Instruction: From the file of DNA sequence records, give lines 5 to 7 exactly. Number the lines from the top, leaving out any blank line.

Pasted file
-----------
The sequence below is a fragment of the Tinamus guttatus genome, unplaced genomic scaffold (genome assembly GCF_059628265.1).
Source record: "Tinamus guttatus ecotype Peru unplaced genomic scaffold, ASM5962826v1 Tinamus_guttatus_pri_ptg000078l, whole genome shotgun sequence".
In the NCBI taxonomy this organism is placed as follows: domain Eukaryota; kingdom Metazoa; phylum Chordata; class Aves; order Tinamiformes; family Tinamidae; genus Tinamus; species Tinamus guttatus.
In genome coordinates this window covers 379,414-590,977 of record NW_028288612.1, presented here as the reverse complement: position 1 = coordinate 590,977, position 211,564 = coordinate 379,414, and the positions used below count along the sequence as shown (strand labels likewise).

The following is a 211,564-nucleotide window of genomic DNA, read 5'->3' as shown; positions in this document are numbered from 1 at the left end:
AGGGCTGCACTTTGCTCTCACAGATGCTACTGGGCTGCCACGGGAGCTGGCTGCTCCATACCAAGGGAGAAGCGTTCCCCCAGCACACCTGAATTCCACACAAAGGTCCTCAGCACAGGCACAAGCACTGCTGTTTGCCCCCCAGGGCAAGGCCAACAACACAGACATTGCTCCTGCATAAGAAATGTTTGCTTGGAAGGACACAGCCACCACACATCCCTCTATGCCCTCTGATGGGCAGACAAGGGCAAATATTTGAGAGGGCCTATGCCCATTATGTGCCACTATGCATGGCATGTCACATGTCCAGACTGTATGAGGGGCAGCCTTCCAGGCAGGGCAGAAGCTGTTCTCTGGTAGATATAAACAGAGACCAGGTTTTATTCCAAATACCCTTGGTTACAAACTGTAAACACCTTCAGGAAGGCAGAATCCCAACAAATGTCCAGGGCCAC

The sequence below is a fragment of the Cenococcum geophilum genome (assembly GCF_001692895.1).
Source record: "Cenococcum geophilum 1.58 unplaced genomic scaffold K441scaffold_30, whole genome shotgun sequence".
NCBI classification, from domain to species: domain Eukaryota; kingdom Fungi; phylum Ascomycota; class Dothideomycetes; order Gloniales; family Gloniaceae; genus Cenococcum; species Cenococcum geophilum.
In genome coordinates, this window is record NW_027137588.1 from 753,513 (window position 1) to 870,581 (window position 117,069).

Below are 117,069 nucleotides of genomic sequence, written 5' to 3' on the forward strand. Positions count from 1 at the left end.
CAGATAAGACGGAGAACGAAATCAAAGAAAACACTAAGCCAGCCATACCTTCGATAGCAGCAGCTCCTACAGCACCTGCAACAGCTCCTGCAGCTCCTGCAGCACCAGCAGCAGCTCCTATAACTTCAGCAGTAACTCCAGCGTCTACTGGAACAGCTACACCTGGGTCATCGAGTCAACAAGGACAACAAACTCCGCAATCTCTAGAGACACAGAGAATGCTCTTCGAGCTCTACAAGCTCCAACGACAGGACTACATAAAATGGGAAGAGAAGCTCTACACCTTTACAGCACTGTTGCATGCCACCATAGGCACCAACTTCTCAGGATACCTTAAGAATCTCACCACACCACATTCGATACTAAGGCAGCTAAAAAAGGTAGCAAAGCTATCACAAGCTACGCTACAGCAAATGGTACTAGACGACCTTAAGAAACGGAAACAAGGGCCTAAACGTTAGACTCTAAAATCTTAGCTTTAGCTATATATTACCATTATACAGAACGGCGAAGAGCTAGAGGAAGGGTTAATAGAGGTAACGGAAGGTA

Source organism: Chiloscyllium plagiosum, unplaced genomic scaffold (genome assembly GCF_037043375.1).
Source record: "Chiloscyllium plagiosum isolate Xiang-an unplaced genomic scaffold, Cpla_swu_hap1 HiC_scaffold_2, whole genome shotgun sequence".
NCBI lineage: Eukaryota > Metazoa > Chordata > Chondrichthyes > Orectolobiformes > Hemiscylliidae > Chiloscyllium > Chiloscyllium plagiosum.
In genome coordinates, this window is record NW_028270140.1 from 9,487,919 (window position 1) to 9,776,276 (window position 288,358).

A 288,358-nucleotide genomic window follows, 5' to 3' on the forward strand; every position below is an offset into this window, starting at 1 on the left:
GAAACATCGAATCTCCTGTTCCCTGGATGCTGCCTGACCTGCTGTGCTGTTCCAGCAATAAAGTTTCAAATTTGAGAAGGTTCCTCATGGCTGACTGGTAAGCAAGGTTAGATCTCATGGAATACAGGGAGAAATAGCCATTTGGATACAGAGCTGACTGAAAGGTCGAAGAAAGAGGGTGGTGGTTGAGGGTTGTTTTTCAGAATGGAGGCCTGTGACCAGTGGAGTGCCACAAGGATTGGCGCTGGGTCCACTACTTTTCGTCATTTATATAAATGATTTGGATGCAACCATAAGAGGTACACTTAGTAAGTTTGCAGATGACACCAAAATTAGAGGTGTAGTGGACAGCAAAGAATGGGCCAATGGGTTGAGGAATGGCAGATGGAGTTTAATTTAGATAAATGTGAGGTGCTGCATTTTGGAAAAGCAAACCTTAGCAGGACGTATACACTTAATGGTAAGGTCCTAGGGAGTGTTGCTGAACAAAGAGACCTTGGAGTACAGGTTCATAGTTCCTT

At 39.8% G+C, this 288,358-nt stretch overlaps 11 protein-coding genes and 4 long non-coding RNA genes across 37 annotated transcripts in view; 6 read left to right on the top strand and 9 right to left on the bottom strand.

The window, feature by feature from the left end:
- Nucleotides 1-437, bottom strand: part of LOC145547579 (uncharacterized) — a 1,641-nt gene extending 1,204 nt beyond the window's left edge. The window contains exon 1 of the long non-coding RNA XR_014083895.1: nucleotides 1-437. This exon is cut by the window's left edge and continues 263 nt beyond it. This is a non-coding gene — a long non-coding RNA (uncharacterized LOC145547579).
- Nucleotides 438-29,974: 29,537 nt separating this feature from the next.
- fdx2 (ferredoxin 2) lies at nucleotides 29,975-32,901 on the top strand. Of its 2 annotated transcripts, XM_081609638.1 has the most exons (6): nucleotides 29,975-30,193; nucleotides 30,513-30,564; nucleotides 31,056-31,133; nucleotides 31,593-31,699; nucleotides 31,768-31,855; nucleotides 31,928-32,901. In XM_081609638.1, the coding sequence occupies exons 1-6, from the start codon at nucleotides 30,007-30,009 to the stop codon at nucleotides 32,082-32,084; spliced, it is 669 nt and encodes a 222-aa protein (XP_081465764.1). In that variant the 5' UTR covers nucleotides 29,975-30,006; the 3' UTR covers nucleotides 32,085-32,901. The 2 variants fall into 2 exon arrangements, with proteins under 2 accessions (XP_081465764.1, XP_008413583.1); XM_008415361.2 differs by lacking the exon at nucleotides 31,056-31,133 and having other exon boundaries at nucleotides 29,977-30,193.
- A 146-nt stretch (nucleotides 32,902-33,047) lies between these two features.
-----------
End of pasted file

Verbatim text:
The following is a 211,564-nucleotide window of genomic DNA, read 5'->3' as shown; positions in this document are numbered from 1 at the left end:
AGGGCTGCACTTTGCTCTCACAGATGCTACTGGGCTGCCACGGGAGCTGGCTGCTCCATACCAAGGGAGAAGCGTTCCCCCAGCACACCTGAATTCCACACAAAGGTCCTCAGCACAGGCACAAGCACTGCTGTTTGCCCCCCAGGGCAAGGCCAACAACACAGACATTGCTCCTGCATAAGAAATGTTTGCTTGGAAGGACACAGCCACCACACATCCCTCTATGCCCTCTGATGGGCAGACAAGGGCAAATATTTGAGAGGGCCTATGCCCATTATGTGCCACTATGCATGGCATGTCACATGTCCAGACTGTATGAGGGGCAGCCTTCCAGGCAGGGCAGAAGCTGTTCTCTGGTAGATATAAACAGAGACCAGGTTTTATTCCAAATACCCTTGGTTACAAACTGTAAACACCTTCAGGAAGGCAGAATCCCAACAAATGTCCAGGGCCAC

The sequence below is a fragment of the Cenococcum geophilum genome (assembly GCF_001692895.1).